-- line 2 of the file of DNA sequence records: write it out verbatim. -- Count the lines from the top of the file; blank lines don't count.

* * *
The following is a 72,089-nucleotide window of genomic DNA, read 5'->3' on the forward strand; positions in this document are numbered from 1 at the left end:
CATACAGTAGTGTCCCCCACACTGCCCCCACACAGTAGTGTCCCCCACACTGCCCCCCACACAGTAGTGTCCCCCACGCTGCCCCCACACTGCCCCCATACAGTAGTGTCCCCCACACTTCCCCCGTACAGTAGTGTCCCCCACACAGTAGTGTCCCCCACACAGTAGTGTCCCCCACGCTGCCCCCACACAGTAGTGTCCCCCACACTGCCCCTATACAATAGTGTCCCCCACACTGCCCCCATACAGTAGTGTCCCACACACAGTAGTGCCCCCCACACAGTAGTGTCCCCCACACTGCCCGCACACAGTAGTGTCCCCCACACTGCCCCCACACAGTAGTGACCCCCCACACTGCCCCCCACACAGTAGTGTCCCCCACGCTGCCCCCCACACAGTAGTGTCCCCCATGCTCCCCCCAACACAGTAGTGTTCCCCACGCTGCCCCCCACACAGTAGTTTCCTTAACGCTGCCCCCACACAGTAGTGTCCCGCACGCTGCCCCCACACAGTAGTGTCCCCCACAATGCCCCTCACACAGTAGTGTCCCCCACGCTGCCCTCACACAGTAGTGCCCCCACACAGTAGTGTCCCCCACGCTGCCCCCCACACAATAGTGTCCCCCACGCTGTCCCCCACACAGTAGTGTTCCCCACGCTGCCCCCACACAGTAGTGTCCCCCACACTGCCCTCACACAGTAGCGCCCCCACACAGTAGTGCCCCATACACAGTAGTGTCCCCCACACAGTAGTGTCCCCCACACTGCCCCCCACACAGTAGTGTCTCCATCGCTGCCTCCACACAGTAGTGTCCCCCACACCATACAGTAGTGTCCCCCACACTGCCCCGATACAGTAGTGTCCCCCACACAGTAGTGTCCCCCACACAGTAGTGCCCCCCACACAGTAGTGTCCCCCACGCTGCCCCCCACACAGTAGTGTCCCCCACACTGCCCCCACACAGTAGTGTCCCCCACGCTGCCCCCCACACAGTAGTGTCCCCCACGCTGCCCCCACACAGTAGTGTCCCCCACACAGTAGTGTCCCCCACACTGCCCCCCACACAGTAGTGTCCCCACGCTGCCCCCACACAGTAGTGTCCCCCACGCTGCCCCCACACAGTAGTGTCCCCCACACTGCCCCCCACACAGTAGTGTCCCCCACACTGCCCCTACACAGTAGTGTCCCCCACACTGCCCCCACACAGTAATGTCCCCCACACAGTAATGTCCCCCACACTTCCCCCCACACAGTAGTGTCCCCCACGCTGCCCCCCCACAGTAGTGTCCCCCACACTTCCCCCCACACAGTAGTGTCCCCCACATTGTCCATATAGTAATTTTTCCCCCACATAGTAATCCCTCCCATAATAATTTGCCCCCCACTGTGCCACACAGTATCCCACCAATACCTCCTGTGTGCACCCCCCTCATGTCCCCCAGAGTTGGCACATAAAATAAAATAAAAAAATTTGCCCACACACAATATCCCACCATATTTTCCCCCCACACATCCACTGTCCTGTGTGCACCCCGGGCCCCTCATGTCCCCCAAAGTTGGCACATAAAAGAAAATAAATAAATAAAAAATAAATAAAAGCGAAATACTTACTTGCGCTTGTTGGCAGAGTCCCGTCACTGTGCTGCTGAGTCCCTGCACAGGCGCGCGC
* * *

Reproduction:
CATACAGTAGTGTCCCCCACACTGCCCCCACACAGTAGTGTCCCCCACACTGCCCCCCACACAGTAGTGTCCCCCACGCTGCCCCCACACTGCCCCCATACAGTAGTGTCCCCCACACTTCCCCCGTACAGTAGTGTCCCCCACACAGTAGTGTCCCCCACACAGTAGTGTCCCCCACGCTGCCCCCACACAGTAGTGTCCCCCACACTGCCCCTATACAATAGTGTCCCCCACACTGCCCCCATACAGTAGTGTCCCACACACAGTAGTGCCCCCCACACAGTAGTGTCCCCCACACTGCCCGCACACAGTAGTGTCCCCCACACTGCCCCCACACAGTAGTGACCCCCCACACTGCCCCCCACACAGTAGTGTCCCCCACGCTGCCCCCCACACAGTAGTGTCCCCCATGCTCCCCCCAACACAGTAGTGTTCCCCACGCTGCCCCCCACACAGTAGTTTCCTTAACGCTGCCCCCACACAGTAGTGTCCCGCACGCTGCCCCCACACAGTAGTGTCCCCCACAATGCCCCTCACACAGTAGTGTCCCCCACGCTGCCCTCACACAGTAGTGCCCCCACACAGTAGTGTCCCCCACGCTGCCCCCCACACAATAGTGTCCCCCACGCTGTCCCCCACACAGTAGTGTTCCCCACGCTGCCCCCACACAGTAGTGTCCCCCACACTGCCCTCACACAGTAGCGCCCCCACACAGTAGTGCCCCATACACAGTAGTGTCCCCCACACAGTAGTGTCCCCCACACTGCCCCCCACACAGTAGTGTCTCCATCGCTGCCTCCACACAGTAGTGTCCCCCACACCATACAGTAGTGTCCCCCACACTGCCCCGATACAGTAGTGTCCCCCACACAGTAGTGTCCCCCACACAGTAGTGCCCCCCACACAGTAGTGTCCCCCACGCTGCCCCCCACACAGTAGTGTCCCCCACACTGCCCCCACACAGTAGTGTCCCCCACGCTGCCCCCCACACAGTAGTGTCCCCCACGCTGCCCCCACACAGTAGTGTCCCCCACACAGTAGTGTCCCCCACACTGCCCCCCACACAGTAGTGTCCCCACGCTGCCCCCACACAGTAGTGTCCCCCACGCTGCCCCCACACAGTAGTGTCCCCCACACTGCCCCCCACACAGTAGTGTCCCCCACACTGCCCCTACACAGTAGTGTCCCCCACACTGCCCCCACACAGTAATGTCCCCCACACAGTAATGTCCCCCACACTTCCCCCCACACAGTAGTGTCCCCCACGCTGCCCCCCCACAGTAGTGTCCCCCACACTTCCCCCCACACAGTAGTGTCCCCCACATTGTCCATATAGTAATTTTTCCCCCACATAGTAATCCCTCCCATAATAATTTGCCCCCCACTGTGCCACACAGTATCCCACCAATACCTCCTGTGTGCACCCCCCTCATGTCCCCCAGAGTTGGCACATAAAATAAAATAAAAAAATTTGCCCACACACAATATCCCACCATATTTTCCCCCCACACATCCACTGTCCTGTGTGCACCCCGGGCCCCTCATGTCCCCCAAAGTTGGCACATAAAAGAAAATAAATAAATAAAAAATAAATAAAAGCGAAATACTTACTTGCGCTTGTTGGCAGAGTCCCGTCACTGTGCTGCTGAGTCCCTGCACAGGCGCGCGC